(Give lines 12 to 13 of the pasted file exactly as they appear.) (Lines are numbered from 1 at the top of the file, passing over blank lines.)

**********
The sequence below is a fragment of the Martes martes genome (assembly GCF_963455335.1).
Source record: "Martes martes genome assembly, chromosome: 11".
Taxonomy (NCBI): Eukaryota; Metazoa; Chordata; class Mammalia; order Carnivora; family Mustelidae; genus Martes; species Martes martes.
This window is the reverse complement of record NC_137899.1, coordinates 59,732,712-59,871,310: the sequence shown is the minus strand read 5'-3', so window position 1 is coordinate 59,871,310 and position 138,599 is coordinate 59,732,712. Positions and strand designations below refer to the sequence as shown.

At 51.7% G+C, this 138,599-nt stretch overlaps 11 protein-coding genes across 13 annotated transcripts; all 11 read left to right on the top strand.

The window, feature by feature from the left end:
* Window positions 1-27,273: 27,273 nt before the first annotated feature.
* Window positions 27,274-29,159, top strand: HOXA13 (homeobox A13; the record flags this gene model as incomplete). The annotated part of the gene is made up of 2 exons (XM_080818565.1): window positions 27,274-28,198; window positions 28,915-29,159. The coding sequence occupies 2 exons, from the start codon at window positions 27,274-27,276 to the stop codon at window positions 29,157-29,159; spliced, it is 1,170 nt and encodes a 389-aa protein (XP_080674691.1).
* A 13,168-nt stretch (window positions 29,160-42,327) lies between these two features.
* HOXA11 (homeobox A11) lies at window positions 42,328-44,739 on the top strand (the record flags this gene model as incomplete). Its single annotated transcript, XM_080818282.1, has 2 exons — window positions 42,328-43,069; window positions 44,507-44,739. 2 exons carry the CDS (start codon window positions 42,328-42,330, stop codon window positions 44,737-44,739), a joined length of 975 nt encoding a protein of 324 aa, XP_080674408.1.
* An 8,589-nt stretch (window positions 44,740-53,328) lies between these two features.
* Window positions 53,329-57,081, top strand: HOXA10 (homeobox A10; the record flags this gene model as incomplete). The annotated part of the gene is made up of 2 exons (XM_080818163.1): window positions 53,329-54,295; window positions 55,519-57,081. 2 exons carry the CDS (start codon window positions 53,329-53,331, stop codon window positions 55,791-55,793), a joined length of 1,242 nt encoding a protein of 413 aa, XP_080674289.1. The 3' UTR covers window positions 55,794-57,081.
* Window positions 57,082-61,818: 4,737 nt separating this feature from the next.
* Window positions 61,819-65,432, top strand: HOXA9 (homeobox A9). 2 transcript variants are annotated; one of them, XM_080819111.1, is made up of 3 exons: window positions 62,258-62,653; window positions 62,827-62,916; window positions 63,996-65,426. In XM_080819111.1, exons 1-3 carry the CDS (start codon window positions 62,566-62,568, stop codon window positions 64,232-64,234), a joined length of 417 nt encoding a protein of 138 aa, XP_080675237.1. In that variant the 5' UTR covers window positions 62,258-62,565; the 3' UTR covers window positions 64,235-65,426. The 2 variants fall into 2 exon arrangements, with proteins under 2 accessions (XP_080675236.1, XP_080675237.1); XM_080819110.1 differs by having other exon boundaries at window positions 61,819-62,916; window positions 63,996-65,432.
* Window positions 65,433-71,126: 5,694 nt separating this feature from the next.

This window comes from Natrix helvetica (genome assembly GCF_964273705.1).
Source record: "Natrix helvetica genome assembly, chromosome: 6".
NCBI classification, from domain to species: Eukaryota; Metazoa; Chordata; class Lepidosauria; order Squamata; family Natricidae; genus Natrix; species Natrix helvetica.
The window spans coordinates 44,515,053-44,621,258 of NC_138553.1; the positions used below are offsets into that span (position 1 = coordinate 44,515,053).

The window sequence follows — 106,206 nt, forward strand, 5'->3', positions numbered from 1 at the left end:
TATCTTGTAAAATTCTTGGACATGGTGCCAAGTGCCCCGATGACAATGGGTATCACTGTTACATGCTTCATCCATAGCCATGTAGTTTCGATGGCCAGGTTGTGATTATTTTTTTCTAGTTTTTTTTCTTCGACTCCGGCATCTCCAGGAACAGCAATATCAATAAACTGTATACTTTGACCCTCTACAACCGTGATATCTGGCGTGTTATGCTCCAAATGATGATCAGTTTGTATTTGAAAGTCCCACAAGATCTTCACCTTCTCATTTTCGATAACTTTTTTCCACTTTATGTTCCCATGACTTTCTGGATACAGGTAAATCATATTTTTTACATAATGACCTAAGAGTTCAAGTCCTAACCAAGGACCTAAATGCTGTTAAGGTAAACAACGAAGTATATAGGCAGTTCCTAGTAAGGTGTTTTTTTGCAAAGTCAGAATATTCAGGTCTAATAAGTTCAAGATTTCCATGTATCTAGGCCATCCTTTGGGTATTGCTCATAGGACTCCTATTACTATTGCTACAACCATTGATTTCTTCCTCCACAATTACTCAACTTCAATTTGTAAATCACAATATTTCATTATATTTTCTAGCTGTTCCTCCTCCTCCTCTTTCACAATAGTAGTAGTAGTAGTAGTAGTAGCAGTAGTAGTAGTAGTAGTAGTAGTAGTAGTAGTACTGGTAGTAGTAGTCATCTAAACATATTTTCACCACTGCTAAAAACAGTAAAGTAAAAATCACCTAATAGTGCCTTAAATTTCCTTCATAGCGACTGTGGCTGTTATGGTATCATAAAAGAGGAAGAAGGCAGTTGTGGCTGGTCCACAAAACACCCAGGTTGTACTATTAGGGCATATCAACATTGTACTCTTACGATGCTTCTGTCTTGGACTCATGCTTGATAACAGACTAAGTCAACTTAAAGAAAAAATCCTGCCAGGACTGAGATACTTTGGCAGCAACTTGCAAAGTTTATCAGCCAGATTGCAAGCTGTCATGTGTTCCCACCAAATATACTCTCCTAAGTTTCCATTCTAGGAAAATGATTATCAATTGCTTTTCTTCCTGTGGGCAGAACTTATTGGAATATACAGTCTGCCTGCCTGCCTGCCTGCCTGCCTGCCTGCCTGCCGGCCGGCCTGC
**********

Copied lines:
* Window positions 53,329-57,081, top strand: HOXA10 (homeobox A10; the record flags this gene model as incomplete). The annotated part of the gene is made up of 2 exons (XM_080818163.1): window positions 53,329-54,295; window positions 55,519-57,081. 2 exons carry the CDS (start codon window positions 53,329-53,331, stop codon window positions 55,791-55,793), a joined length of 1,242 nt encoding a protein of 413 aa, XP_080674289.1. The 3' UTR covers window positions 55,794-57,081.
* Window positions 57,082-61,818: 4,737 nt separating this feature from the next.